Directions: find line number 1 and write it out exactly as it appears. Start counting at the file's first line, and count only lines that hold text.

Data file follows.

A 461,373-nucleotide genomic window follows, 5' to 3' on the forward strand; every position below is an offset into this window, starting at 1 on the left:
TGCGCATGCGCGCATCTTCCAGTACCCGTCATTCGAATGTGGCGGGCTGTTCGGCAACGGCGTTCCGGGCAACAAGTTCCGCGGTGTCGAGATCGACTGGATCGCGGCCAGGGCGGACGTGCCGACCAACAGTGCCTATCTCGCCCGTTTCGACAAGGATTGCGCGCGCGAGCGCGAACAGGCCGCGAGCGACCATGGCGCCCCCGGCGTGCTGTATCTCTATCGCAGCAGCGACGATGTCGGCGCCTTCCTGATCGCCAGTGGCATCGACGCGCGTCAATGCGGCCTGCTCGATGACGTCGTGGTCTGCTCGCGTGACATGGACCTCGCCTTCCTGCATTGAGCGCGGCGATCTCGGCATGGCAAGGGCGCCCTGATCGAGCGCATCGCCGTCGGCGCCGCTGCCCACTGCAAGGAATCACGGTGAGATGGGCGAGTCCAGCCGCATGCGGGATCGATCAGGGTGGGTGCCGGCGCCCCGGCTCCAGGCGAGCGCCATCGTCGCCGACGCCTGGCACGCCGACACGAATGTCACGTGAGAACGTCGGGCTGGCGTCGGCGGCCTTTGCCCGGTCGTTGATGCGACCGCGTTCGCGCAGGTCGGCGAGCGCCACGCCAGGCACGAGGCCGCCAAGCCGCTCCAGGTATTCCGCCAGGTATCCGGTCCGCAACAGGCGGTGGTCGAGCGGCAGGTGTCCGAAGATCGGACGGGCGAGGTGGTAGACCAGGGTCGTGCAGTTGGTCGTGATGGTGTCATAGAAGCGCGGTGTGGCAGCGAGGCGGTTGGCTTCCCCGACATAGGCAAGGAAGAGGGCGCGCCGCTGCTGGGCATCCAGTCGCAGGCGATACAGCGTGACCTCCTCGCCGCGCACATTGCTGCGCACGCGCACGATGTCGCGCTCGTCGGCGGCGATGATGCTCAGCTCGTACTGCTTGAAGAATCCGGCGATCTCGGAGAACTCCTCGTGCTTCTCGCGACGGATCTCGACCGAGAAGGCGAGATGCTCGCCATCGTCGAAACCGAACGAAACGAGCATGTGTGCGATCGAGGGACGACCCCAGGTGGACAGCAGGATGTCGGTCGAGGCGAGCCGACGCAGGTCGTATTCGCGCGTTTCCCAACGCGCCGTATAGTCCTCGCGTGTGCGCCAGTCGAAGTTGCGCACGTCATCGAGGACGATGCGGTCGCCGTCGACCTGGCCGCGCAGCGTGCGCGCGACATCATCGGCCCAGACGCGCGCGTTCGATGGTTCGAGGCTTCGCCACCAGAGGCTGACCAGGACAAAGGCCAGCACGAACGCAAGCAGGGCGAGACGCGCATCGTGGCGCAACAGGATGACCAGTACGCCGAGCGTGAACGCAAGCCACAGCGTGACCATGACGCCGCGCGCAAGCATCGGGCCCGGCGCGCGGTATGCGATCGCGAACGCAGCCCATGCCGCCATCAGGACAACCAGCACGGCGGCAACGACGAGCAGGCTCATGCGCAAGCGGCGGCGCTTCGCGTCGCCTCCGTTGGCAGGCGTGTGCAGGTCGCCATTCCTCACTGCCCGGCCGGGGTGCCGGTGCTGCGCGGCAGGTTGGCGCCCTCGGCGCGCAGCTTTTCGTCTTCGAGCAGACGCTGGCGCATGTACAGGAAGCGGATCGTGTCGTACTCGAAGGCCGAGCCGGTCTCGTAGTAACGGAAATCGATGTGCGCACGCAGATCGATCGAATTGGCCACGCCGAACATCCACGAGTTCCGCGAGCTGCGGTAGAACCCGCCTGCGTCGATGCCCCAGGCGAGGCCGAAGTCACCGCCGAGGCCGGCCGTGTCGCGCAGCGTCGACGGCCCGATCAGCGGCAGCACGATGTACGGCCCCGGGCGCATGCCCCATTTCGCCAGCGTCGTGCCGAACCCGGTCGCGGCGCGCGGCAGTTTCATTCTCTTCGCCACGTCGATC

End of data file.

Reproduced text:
A 461,373-nucleotide genomic window follows, 5' to 3' on the forward strand; every position below is an offset into this window, starting at 1 on the left: